2) “Merry Christmas, Mr. Lawrence”
Adding another feather to his already overstuffed cap, Sakamoto himself acted alongside David Bowie in the classic 1983 film Merry Christmas, Mr. Lawrence – a heartwrenching tale of a prisoner of war in a Japanese camp during World War II. Sakamoto composed the now-immortal score for the film, and its title track stands not only as a Christmastime classic in its own right, but as a marvel of electronic melody and emotional resonance. The main theme, delivered as a layered string of chiming bell tones and piano voices, has the potential to spark tears not only in anyone familiar with the film, but anyone who might happen upon the track out of context. The song burgeons from the central melodic framework up into a soul-stirring, orchestral denouement, laying a groundwork for Sakamoto’s future experiments that would combine electronic sound sources with acoustic instruments into baroque, filmic odysseys.
While Yellow Magic Orchestra continued to take over the world with their increasingly sophisticated electronic pop opuses, Sakamoto concurrently plugged away at his solo career – often following more oblique, experimental ideas that further shattered and reconstructed our conception of pop music as we knew it. His 1987 album Neo-Geo presented a series of pop-adjacent tracks that seamlessly combined elements of funk, industrial music, what was only just then beginning to be known as “techno” (a term that derived its name, in part, from Yellow Magic Orchestra’s track “Technopolis”), and even traditional Japanese folk music. The album’s title track here bears the influence of Sakamoto’s friend and film co-star David Bowie with its combinatory, adventurous electronic arrangement, flecked with bursts of funky bass, buzzsaw guitars, and tonally juxtaposed volleys of synth. Over the top of all this mayhem, Sakamoto planted a series of remarkable lead vocal passages sung by a layered choir of traditional folk singers, whose keening melodies shine brightly over an otherwise robotic network of sound.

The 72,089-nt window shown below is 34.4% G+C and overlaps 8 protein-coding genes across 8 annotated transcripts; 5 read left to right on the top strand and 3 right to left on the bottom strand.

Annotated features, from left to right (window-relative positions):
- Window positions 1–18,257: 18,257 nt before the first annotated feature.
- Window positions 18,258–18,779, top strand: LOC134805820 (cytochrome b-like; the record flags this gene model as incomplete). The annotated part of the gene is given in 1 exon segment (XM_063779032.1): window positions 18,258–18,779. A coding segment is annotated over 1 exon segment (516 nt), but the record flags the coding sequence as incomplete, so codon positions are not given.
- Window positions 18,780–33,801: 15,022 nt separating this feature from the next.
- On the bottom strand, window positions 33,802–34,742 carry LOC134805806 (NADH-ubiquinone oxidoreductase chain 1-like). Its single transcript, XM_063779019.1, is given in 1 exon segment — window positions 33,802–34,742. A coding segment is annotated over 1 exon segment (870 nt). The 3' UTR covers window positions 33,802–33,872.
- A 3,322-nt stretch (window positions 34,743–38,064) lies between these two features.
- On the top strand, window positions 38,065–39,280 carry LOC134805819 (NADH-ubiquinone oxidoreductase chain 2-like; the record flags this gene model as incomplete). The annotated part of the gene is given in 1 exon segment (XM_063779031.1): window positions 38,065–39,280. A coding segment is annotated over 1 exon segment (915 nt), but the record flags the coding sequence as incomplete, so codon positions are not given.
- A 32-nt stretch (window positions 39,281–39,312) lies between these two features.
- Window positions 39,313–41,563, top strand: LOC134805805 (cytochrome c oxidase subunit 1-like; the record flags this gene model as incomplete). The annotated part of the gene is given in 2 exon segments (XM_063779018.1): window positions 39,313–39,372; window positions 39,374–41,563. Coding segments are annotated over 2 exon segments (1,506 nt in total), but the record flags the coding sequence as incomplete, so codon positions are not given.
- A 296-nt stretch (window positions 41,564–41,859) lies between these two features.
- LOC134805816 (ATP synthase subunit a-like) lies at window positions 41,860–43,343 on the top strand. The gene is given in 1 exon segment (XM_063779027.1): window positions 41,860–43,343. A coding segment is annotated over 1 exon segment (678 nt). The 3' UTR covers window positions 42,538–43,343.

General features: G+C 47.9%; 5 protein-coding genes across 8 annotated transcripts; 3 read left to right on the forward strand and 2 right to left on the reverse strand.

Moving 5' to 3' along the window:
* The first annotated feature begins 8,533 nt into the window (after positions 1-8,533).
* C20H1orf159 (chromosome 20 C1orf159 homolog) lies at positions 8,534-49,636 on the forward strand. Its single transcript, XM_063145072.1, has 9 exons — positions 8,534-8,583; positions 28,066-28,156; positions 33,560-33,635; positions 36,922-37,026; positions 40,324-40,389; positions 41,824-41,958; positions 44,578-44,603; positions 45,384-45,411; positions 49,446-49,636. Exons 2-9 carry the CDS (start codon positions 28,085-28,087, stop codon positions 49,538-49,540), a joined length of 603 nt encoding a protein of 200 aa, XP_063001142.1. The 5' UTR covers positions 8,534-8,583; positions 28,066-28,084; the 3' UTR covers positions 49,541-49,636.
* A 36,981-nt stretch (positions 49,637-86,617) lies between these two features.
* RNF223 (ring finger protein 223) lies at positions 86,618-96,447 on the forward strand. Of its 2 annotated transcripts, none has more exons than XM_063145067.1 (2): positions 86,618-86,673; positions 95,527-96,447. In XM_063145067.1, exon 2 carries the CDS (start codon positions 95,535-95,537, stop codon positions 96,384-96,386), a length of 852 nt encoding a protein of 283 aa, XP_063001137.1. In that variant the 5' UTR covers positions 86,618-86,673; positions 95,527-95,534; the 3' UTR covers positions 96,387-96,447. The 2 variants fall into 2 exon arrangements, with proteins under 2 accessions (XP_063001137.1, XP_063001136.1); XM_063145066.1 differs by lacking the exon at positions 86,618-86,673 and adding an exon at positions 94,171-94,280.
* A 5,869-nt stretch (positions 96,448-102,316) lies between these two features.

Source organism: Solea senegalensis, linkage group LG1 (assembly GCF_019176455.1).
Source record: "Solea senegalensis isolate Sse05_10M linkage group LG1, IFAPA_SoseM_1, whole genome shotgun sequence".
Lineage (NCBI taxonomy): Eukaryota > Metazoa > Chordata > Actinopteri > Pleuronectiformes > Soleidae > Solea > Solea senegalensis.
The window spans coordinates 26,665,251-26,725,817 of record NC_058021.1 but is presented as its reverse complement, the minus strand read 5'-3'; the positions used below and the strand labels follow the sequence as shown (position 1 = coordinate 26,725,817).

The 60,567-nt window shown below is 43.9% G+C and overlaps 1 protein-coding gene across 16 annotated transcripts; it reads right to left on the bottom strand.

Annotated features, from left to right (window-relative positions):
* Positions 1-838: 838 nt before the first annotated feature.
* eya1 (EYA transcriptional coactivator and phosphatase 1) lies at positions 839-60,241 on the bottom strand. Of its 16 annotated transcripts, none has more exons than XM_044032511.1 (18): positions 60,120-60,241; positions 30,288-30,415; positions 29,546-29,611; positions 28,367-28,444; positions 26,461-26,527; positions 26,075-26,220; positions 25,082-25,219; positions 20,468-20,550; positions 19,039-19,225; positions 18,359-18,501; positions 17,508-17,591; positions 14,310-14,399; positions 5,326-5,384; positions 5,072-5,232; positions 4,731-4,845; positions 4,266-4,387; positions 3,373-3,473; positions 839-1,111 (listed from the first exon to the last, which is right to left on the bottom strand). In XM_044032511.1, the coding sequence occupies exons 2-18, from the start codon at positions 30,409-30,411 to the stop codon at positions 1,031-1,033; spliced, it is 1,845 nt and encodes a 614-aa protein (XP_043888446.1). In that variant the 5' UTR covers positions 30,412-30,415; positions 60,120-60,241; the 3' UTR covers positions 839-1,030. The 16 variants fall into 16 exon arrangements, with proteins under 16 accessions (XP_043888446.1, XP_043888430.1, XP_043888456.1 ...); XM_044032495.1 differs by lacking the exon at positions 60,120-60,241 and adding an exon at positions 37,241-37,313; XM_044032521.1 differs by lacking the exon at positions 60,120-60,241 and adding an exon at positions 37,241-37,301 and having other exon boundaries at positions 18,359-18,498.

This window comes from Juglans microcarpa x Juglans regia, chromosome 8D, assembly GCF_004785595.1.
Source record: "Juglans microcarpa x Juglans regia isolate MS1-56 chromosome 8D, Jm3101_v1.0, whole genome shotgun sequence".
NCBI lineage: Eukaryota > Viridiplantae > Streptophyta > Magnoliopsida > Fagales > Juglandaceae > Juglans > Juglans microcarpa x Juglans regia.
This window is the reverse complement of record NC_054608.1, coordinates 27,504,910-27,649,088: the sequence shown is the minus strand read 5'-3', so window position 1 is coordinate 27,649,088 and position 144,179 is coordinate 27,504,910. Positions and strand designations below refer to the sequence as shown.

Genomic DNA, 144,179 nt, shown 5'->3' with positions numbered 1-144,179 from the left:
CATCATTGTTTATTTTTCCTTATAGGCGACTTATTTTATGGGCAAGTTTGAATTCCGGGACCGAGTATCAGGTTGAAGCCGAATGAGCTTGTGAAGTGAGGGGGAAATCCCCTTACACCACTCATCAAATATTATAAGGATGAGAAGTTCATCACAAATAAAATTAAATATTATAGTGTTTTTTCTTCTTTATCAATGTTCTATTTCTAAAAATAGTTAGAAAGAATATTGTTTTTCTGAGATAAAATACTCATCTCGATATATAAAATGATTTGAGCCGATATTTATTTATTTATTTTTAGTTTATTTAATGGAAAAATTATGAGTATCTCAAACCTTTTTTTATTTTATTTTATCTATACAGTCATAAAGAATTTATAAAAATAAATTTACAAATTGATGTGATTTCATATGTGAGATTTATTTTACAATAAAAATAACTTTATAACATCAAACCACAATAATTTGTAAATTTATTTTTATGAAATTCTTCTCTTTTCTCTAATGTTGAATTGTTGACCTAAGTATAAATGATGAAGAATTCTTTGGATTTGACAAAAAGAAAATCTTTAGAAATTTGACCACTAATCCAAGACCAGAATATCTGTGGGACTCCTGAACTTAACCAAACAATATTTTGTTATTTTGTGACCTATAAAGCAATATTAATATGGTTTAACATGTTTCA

4) “We Love You”
Sakamoto’s 1989 album Beauty continued his fascination with the hard contrast between classical-inspired arrangements, mutant electro-funk, and bright pop experiments. While much of the album shifted his attention more directly into the realm of unadorned Japanese folk music and weeping orchestral ballads, the track “We Love You” streaked off in a more dance floor-friendly direction. The song’s heavy kick drum and complex web of syncopated percussion tones, dotted with 808 cowbells and toms, attested to the maestro’s ever-present interest in the body-moving potential of electronic tones. Throughout the track, a steady sample of a woman intoning “Beat on the drums” drapes over the drum patterns, serving as a rhythmic bedrock for the rest of the production elements – from energetic, almost P-funk-esque horns, to windswept Burt Bacharach-core vocal harmonies – to float around. In its sum total, the track is a discotheque banger that still maintains Sakamoto’s timeless sense of elegance and rogue experimentation.